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More Shows Are Closings, But Broadway Is Optimistic

Spring awakening marquee_closing date

The list of Broadway shows closing in January has reached double digits, the New York Daily News noted yesterday. Many of those are early curtain calls related to a struggling economy, as we've been reporting daily on Blog Stage and BackStage.com, but some seasonal shows with scheduled closings are contributing to the exaggerated stats.

The Daily News reminds us that several Disney musicals, long-running shows, and star-studded productions are still doing good business (Mamma Mia!, In the Heights, Wicked, and Jersey Boys were among 10 musicals that earned $1 million each last week). And even though a few shows have postponed their early 2009 openings (Vanities, for example), other big-name revivals are still expected to draw big crowds in 2009 (West Side Story, Guys and Dolls, and Hair).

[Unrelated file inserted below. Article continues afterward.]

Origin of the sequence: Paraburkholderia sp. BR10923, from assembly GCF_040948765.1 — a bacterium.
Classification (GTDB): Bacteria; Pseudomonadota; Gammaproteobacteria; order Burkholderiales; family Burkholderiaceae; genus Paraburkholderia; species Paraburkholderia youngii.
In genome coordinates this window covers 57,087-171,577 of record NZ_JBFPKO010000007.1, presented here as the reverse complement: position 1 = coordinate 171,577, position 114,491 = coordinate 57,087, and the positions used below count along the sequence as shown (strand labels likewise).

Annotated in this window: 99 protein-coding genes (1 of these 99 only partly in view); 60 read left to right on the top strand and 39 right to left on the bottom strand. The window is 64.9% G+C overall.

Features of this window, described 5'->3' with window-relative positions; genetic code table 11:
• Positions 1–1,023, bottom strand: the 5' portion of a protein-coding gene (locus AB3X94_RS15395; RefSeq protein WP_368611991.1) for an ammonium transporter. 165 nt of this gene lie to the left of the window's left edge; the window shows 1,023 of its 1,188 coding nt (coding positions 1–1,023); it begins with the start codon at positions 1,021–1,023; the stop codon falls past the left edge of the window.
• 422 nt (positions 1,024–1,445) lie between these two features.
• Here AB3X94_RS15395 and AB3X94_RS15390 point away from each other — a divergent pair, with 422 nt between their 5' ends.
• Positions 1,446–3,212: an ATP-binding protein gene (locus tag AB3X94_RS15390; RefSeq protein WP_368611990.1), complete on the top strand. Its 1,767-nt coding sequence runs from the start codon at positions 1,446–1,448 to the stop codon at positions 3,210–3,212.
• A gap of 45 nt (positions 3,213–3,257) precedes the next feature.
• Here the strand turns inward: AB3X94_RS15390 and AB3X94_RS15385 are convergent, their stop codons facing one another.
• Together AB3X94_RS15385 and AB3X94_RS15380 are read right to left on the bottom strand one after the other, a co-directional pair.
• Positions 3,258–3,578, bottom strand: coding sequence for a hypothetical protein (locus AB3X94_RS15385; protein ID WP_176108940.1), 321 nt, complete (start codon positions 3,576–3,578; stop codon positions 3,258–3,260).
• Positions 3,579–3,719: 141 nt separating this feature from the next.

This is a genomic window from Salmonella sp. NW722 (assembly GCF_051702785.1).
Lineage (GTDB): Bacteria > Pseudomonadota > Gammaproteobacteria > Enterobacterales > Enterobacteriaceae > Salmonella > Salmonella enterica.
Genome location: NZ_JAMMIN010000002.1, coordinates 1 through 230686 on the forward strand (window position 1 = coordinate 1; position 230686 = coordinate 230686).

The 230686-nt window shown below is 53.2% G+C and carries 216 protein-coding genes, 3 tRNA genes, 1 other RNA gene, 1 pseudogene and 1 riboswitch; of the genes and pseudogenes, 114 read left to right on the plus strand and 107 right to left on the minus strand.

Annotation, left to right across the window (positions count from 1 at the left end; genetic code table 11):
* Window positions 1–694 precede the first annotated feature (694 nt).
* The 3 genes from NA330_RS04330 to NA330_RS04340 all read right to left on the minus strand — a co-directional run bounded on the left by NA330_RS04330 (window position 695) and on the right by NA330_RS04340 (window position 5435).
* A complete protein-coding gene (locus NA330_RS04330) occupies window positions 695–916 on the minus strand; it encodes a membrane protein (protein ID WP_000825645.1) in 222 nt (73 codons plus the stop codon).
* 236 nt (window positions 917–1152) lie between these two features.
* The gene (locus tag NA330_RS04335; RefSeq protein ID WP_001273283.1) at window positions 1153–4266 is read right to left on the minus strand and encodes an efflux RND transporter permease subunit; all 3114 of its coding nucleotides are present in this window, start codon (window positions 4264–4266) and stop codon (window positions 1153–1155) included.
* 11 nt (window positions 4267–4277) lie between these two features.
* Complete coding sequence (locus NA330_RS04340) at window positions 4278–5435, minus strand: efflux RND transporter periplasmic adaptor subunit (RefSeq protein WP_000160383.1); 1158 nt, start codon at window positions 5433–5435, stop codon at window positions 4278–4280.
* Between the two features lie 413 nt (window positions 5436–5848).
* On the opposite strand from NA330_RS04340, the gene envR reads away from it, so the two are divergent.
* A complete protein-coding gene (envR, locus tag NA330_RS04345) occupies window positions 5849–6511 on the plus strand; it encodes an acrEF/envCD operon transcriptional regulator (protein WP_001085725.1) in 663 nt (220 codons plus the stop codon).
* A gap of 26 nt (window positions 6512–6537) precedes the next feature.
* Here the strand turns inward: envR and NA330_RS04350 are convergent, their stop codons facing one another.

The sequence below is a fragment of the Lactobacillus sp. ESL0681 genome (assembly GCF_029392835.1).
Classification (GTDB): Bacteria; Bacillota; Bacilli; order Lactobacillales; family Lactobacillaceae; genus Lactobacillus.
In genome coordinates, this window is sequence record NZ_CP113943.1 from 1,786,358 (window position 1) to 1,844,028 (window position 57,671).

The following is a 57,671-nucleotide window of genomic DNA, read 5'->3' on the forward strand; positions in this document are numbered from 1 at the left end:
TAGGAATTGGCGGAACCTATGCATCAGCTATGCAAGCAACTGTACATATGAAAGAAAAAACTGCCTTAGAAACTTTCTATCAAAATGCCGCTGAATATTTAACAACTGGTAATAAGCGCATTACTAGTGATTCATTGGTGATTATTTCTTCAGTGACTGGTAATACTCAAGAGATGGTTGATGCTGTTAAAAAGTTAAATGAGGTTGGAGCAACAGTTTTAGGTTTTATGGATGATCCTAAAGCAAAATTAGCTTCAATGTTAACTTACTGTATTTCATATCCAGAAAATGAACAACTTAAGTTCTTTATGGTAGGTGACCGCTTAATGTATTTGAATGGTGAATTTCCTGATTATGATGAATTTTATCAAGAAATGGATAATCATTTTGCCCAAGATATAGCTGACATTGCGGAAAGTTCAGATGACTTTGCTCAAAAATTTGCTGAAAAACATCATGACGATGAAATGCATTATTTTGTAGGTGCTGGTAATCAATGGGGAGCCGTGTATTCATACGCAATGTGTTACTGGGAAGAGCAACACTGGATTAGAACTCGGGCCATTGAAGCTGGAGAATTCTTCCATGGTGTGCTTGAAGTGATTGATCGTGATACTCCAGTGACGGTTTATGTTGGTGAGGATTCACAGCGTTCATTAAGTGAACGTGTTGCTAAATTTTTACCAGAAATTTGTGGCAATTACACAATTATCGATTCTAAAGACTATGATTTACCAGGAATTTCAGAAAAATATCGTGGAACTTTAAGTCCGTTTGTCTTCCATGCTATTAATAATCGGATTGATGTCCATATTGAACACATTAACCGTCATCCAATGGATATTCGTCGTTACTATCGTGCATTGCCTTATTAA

A Bloomberg.com article yesterday, in agreement with the Daily News, surmised that quality productions with star attractions can still make a buck on Broadway (and we already told you Wall Street Journal theatre critic Terry Teachout's theory).

But how optimistic should theatregoers be that there will even be new theatre to see next year? Can we call off our Broadway death watch?

"I don't see any reason to be concerned about the health of Broadway," Elizabeth McCann, who is co-producing Hair with the Public Theater, told the Daily News. "Even in a good economy, shows fail. It takes a bit of nerve, and people's nerves are jangly now from the stock market. It's always been the survival of the fittest and always will be."

-- Daniel Lehman

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